Planned benefits from the project are:

  • Improved understanding of the morphodynamic processes of the Humber estuary.
  • Predictions of the effectiveness and consequences of specific flood defence scenarios that are being considered by the Humber 2100+ project.
  • A validated hydromorphodynamic model of the Humber, which will be a strategic asset for marine management in the Humber region. Through further work (beyond the scope of this PhD) it could provide additional capabilities in areas such as tidal energy resource assessment, optimisation of dredging operations, or modelling of oil or chemical spill behaviour.

Benefits to student

In addition to the training provided by the DTP scheme the appointed student will benefit from extensive learning in the fields of numerical modelling, coastal and estuarine processes, high performance computing, and flood management. Through conference attendance they will gain contacts in the academic community and through placements with the EA and Jacobs they will make connections in the public and commercial sectors.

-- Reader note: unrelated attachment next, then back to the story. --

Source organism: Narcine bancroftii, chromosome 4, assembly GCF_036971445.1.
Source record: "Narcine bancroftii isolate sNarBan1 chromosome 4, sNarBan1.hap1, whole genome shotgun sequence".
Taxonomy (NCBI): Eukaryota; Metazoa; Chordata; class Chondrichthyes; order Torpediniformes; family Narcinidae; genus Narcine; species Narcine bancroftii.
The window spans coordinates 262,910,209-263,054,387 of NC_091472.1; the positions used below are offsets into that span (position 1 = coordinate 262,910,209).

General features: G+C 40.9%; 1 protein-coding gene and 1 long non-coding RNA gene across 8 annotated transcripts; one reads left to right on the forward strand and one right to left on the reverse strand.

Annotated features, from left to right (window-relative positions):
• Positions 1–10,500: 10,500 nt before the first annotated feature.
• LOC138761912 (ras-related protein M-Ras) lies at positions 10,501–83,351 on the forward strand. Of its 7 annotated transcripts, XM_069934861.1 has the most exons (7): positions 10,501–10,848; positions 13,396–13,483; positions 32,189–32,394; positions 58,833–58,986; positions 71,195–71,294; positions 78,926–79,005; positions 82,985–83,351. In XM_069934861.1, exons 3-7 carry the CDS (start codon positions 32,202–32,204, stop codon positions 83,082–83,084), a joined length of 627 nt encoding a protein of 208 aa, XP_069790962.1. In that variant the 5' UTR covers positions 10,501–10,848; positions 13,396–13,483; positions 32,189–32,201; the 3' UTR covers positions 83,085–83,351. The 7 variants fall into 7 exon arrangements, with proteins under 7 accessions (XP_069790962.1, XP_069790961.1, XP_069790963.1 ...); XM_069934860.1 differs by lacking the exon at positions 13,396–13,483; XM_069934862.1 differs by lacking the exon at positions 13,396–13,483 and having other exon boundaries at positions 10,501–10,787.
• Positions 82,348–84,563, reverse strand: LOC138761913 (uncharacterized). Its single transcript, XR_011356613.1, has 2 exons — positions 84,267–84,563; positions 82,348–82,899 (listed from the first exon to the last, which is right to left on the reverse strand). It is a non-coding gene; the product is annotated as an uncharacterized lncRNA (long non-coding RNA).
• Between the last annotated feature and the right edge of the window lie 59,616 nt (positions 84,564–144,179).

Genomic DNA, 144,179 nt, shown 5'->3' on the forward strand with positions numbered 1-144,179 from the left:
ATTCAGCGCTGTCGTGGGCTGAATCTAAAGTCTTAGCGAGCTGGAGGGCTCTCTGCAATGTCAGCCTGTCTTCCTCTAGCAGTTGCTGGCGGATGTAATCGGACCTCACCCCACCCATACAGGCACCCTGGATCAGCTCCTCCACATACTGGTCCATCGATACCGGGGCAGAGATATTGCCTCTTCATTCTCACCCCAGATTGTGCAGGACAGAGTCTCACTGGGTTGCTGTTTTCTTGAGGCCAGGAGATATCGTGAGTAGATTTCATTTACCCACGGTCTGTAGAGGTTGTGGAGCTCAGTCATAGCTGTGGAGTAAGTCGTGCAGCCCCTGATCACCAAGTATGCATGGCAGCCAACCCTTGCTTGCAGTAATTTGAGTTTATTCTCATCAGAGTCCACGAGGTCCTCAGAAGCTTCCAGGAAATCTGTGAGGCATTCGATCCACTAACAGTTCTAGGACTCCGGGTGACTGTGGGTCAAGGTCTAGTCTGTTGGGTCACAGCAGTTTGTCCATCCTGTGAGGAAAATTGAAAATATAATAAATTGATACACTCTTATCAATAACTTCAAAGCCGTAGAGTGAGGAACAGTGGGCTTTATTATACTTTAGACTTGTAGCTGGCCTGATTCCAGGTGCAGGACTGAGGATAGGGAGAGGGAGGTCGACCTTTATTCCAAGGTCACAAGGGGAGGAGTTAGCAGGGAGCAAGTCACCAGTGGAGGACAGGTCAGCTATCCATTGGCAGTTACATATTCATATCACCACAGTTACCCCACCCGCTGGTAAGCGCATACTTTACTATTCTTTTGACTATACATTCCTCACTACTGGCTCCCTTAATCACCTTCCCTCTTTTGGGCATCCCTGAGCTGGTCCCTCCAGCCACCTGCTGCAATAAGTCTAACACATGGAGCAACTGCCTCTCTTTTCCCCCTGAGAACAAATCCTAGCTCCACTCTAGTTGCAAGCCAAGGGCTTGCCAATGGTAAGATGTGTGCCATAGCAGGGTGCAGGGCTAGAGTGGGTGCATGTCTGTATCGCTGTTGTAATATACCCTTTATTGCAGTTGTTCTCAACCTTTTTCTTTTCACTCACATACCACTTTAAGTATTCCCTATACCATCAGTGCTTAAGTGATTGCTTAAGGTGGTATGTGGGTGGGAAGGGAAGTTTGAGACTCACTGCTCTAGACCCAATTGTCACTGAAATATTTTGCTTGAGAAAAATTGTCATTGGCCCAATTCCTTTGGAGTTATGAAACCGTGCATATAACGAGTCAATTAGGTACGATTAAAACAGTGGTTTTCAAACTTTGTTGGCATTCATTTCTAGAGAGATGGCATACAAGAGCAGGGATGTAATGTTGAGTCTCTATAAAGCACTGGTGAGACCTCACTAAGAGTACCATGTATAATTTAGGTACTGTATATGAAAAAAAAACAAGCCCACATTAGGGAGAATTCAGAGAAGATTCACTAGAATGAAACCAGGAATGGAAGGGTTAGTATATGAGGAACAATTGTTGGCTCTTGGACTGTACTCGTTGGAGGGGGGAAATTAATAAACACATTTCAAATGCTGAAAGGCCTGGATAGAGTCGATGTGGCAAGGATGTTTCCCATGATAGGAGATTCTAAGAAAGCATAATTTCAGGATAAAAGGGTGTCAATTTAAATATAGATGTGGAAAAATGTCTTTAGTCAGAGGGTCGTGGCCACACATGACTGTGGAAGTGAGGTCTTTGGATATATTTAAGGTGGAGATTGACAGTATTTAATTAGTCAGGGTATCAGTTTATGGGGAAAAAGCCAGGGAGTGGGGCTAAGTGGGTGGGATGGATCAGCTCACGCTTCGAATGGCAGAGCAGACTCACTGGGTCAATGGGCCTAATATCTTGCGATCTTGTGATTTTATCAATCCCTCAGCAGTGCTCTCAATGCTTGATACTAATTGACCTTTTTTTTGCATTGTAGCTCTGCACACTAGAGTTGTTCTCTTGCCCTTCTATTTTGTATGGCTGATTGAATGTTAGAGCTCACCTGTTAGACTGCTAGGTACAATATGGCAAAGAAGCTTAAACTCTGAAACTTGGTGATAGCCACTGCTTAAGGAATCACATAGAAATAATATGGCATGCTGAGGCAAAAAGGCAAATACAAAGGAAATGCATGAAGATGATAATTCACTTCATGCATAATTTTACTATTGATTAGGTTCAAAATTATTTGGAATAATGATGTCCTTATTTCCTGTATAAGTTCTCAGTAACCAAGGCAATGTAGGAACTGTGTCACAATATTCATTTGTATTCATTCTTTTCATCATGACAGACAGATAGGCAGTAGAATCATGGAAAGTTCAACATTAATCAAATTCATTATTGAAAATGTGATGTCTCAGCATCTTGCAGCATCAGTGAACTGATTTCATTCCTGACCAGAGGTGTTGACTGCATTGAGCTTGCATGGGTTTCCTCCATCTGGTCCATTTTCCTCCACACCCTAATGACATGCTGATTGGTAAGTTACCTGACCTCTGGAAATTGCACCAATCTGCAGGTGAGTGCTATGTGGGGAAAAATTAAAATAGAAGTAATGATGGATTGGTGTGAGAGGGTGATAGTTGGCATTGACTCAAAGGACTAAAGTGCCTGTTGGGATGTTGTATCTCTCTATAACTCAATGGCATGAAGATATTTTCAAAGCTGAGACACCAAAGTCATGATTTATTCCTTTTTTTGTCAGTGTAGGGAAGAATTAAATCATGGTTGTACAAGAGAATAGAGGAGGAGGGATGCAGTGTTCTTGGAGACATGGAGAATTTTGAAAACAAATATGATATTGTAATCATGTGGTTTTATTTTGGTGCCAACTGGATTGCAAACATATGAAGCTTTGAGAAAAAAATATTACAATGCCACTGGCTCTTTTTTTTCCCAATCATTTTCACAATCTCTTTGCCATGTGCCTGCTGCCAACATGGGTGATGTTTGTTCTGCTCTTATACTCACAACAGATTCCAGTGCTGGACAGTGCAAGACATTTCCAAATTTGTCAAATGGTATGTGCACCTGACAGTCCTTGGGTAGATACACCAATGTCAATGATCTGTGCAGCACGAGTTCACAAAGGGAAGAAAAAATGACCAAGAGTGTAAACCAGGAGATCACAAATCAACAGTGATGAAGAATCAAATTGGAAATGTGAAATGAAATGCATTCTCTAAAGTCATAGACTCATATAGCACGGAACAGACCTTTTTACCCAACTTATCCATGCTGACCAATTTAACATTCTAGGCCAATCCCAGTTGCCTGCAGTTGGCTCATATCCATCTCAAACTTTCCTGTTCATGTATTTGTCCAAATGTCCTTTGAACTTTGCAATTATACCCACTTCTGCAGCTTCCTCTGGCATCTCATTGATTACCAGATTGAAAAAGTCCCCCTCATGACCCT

The student will be fully funded for 3.5 years including coverage of tuition fees and a stipend at the standard UKRI rate (currently £15,285/year, tax-free), plus a training grant.

Person specification

Essential:

  • Highly numerate, with either
    • a physical science, engineering or applied mathematics degree (2:i or equivalent) with an interest in environmental problems, or
    • an environmental science degree (2:i or equivalent) with an interest in numerical modelling
  • High level of IT aptitude

Desirable:

  • Existing background knowledge in relevant physical processes (ideally a relevant masters degree).
  • Experience with CFD or other numerical modelling.
  • Experience handling large datasets using a programmatic approach, for example MATLAB, Python or R.

The successful applicant must satisfy the university’s requirements on English language ability.

Contact for queries

If you have queries or would like to arrange an informal chat, please contact Dr. Simon Waldman on s.m.waldman@hull.ac.uk.